Tuesday, February 23, 2010

Truth Defying "Life or Death" Tax

Daily Politics is reporting that a health advocacy coalition is going up on the airways in support of a soda tax-a, "life or death matter," in their rather jaundiced view: "The Alliance for a Healthier New York, a coalition of labor unions, health care, religious and non-profit groups that support the so-called "fat tax" on sugary drinks proposed by Gov. David Paterson, has launched a statewide campaign urging the Legislature to pass the measure."

But all health issues aside, this is all about the money since the tax funds would be dedicated to the health industry infrastructure: "The campaign takes its name from the fact that Paterson has called for a penny-per-ounce excise tax on non-diet sodas and other sugar-sweetened beverages and wants to use the resulting revenue both to fund anti-obesity programs and reduce the need for need cuts in state health care spending. (Which explains why SEIU/1199 and the GNYHA, among other health care interests that stand to lose from the cuts Paterson has proposed, are part of this coalition)."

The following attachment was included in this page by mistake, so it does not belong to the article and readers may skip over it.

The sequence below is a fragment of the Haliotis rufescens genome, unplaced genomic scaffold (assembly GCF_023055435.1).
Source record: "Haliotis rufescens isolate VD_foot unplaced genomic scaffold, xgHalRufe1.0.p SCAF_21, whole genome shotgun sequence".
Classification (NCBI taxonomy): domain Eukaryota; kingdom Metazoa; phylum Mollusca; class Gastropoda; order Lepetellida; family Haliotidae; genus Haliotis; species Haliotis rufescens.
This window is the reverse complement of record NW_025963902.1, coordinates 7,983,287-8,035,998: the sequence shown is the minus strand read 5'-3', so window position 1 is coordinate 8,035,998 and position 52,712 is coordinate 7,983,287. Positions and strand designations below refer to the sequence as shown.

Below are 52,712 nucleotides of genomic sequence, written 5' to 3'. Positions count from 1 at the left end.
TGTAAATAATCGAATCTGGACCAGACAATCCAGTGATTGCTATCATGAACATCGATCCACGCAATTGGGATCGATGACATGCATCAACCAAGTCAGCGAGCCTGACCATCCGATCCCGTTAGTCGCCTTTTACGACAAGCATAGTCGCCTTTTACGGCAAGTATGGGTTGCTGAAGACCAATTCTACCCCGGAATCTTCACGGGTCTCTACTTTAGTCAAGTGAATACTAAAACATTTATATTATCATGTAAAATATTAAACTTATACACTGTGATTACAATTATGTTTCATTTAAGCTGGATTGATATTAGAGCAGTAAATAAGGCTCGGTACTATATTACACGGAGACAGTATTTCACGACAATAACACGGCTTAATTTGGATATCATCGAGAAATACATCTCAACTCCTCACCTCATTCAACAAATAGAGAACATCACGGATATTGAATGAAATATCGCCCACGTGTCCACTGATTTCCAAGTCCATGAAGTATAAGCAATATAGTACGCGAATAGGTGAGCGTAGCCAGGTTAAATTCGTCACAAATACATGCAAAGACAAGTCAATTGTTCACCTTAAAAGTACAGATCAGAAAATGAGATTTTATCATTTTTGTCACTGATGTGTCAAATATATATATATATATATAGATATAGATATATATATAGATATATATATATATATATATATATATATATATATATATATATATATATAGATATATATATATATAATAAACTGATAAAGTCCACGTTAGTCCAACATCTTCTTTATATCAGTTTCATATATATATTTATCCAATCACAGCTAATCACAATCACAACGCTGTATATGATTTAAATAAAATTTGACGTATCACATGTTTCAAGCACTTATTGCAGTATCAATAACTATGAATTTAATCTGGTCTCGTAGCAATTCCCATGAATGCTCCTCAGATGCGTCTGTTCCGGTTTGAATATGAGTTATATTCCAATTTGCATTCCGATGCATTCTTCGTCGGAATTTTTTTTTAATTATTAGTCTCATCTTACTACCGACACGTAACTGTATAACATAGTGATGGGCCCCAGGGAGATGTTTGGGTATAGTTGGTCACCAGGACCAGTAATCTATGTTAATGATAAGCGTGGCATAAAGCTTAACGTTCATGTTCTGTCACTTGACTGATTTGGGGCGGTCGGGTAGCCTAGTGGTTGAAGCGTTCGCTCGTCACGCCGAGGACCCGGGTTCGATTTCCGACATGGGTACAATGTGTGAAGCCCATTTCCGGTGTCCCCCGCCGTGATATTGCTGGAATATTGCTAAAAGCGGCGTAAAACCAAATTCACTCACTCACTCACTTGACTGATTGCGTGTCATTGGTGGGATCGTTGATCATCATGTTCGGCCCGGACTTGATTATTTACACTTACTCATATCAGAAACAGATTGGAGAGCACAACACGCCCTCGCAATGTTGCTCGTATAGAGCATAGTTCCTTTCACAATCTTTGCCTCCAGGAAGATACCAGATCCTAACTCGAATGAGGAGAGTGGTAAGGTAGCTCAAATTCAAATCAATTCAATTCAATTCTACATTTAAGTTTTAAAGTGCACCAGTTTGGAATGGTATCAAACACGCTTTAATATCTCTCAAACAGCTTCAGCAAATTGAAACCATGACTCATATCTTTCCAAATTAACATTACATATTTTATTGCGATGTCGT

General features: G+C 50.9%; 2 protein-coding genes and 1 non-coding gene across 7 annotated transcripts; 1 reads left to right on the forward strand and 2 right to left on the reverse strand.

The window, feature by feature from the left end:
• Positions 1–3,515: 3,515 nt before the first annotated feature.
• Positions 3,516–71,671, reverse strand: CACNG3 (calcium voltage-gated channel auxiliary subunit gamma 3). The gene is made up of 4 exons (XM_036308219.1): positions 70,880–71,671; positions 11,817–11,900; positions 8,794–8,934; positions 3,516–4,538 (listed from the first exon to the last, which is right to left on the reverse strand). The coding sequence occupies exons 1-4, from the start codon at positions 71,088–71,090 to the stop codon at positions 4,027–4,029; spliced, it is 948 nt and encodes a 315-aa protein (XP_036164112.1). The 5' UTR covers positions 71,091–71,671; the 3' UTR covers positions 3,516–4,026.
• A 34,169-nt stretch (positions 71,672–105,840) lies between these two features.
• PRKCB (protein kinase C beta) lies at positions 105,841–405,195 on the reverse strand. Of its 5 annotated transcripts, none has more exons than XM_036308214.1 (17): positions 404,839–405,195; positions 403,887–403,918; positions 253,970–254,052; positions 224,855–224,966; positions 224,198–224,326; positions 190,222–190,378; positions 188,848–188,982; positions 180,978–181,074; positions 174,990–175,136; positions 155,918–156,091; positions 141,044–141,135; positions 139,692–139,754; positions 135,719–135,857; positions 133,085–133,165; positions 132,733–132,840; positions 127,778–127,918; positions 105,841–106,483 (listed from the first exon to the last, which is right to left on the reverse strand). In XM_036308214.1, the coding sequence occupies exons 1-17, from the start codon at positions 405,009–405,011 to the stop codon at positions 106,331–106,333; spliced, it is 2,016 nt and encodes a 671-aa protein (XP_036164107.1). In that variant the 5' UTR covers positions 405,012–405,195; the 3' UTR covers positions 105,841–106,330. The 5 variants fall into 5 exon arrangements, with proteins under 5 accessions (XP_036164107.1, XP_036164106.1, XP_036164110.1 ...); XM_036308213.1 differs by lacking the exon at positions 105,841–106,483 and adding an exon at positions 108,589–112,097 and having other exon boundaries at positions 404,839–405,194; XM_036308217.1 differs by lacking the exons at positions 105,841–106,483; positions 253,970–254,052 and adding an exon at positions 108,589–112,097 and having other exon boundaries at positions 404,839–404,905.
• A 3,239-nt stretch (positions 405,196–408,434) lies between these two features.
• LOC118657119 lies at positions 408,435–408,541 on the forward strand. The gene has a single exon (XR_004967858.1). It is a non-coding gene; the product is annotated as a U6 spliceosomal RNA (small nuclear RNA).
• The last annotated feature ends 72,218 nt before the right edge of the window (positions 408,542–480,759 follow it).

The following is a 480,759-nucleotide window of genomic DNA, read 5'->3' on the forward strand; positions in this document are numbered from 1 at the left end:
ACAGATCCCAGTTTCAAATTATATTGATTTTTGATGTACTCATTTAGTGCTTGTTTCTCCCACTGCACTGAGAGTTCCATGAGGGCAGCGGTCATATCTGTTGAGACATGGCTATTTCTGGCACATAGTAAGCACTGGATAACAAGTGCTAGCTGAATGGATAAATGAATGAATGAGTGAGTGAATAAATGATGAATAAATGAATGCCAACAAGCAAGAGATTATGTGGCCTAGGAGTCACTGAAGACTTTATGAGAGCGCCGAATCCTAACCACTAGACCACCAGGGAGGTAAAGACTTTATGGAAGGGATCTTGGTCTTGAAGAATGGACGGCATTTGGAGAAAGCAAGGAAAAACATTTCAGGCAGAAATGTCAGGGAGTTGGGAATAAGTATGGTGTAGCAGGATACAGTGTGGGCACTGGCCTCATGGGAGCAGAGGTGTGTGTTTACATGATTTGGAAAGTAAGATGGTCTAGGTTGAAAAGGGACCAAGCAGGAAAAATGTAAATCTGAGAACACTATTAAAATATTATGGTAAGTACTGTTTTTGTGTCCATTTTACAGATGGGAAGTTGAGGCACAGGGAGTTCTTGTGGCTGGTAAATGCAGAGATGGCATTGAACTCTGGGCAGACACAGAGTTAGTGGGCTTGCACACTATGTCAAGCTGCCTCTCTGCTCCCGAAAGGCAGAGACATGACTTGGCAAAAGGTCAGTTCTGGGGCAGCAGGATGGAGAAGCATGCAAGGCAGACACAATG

As for the health side of things, let's just say that hyperbole is at play-as the following narrative from the ad highlights: "Randi Brook: I see overweight and obese kids everyday.

Dr. Lisa Altshuler: I know what their future holds:

Dr. Philip Ozuah: Diabetes, heart disease, cancer.

Altshuler: It's an epidemic...and it's preventable.

Narrator: Over 10 million New Yorkers are dangerously overweight. By adding pennies to the cost of sugary sodas and drinks, we can help reduce obesity and we can use the money to stop devastating healthcare cuts in Albany.

Ozuah: Helping New Yorkers lose weight is a matter of life and death.

Narrator: Tell Albany to pass the Soda Tax. Make New York healthier."

Of course, unable to provide the evidence of causation the proponents of the tax cite correlation of soda drinking with obesity-and we could with little effort find hundreds of other correlatives-fried food, candy bars, Big Macs, etc.-that don't in any way cause obesity. And the health of the city's economy doesn't concern the health folks at all.

In our view, no matter how you market this idea, it comes down to being just another job killing tax. To try to say anything else, is simply putting lipstick on a pig.